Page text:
MY CHOUX PASTRY SHELLS HAVE TOO MANY CRACKS OR IT LOOKS IRREGULAR.
So you pipe the pâte à choux nice and smooth, but when it comes out of the oven, it looks all kinds of weird.
Pâte à choux dough has undissolved solids or is not smooth. The salt or sugar hasn’t dissolved properly. The dough isn’t smooth because of flour lumps that haven’t been mixed properly, or you added raw flour to the dough after adding eggs.
Chances are there’s stuff in your pastry batter that shouldn’t be in there. Things like flour that has not been sifted or salt that was not melted. This can interfere with the smoothness of the pastry.
Choux pastry was baked at too high of a temperature. The rapid rise of the dough at high temperatures can cause it to crack as well.
Many recipes call for pâte à choux to be baked at two different temperatures. First at a higher temperature for a few minutes, and then finish off at a lower temperature. The reasoning behind this is that the higher temp. facilitates the rise of the pastry because the high heat causes the water to evaporate faster, thereby raising the pastry faster and higher. Then the temperature is lowered and the pastry is allowed to dry out and bake properly.
The piping method can cause cracks as well. This includes the piping consistency as well as the shape of the piping tip (nozzle). If you’re piping eclairs or profiteroles, you need to make sure to pipe consistently.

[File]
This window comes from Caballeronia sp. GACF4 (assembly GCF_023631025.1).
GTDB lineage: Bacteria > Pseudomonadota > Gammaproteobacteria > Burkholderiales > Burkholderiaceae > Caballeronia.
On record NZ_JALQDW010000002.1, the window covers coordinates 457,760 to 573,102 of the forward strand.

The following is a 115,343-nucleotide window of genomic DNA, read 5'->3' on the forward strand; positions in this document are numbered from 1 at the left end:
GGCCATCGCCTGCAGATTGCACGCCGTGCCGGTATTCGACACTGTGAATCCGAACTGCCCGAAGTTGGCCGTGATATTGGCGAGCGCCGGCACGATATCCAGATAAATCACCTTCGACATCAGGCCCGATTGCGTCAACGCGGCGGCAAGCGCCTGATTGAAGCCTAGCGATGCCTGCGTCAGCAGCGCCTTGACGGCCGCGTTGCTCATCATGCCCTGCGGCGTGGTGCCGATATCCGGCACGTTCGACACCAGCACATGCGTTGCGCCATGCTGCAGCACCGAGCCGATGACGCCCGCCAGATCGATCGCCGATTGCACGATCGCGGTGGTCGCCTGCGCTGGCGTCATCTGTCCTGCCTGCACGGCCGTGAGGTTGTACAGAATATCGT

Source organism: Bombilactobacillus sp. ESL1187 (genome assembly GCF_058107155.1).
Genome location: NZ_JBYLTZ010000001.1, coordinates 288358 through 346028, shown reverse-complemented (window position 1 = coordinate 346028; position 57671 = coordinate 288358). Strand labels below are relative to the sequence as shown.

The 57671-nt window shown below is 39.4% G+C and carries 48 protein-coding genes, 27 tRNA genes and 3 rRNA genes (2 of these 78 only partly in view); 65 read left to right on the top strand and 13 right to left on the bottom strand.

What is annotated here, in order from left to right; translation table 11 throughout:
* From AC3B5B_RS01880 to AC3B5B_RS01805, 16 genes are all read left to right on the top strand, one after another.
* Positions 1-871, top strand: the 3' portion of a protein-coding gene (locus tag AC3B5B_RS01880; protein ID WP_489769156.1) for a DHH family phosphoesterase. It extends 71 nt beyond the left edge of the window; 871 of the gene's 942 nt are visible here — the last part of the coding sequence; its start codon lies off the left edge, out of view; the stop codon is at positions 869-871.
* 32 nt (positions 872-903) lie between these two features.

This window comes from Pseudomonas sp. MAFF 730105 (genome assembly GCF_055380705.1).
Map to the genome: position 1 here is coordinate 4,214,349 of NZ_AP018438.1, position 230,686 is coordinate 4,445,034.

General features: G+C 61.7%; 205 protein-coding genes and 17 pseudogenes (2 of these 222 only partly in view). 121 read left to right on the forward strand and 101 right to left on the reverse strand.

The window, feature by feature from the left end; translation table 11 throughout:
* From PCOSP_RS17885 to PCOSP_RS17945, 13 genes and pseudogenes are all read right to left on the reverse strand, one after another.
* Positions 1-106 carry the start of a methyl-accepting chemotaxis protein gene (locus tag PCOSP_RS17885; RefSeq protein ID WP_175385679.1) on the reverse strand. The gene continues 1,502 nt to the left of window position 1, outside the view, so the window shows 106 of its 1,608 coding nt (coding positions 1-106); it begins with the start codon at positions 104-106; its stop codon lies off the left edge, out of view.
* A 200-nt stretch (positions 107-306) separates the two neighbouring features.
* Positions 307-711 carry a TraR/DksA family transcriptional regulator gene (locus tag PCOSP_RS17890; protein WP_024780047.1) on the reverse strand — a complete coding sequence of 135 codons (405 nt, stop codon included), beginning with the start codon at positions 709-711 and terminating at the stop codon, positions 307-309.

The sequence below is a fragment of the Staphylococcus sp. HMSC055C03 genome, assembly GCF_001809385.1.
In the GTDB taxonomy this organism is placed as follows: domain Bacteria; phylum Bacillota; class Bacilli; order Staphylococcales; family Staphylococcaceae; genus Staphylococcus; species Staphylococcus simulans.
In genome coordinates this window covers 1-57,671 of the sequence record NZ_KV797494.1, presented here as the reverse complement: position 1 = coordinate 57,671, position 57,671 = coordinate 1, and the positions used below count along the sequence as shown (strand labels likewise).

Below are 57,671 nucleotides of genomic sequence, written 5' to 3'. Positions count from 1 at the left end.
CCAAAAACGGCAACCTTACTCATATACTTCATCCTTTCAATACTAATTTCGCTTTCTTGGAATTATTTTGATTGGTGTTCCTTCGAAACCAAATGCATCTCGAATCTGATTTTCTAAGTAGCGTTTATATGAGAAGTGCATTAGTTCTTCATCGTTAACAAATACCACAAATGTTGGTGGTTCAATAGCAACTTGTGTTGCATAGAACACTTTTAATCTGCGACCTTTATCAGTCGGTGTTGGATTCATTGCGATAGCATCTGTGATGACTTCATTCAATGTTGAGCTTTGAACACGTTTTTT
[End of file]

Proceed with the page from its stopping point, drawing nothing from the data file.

Ripples in the dough will give rise to cracks. This is especially true for profiteroles. So make sure the tip is always touching the surface of the dough when you’re piping, and you’re applying smooth and consistent pressure, without causing ripples.
While the shape of the piping tip doesn’t really matter when it comes to profiteroles, this can cause irregularities with eclairs. Eclairs piped with a round tip can cause more cracks on the surface, compared to a French star tip that has “finer teeth”.
How to ensure your pastry cases are not crackly or irregular
MAKE SURE ALL THE SUGAR AND SALT ARE DISSOLVED BEFORE LETTING THE WATER COME TO A BOIL.
I’ve read that the addition of completely dissolved salt apparently helps prevent cracks from being formed on the shell, although I’m not sure why. I didn’t test it without salt to see if that’s indeed the case. You need to add a bit of salt to the dough anyway, because it really enhances the flavor of the choux pastry, so there’s really no reason to go without salt. Just make sure to stir the water-butter mixture frequently to make sure the salt and sugar dissolve well before the water comes to a boil.
MAKE SURE THE FLOUR IS FINE AND THERE ARE NO FLOUR LUMPS IN THE DOUGH.
So sift the flour before you add it into the boiling water. This will make sure there are no lumps in the flour to begin with, and that the flour is nice and light. Mix the flour into the water off the heat, so you can really make sure the water is being absorbed by the flour and there are no lumps. I like to use a flexible silicone spatula to do this, and mix the dough by flattening any lumps I see with the spatula as I go. Then I return it back to the heat and mix it further to cook off the extra water.
COOK THE CHOUX PASTRY AT A LOWER TEMPERATURE THROUGHOUT THE BAKING TIME, RATHER THAN SWITCHING BETWEEN A HIGH TEMPERATURE AND A LOWER TEMPERATURE.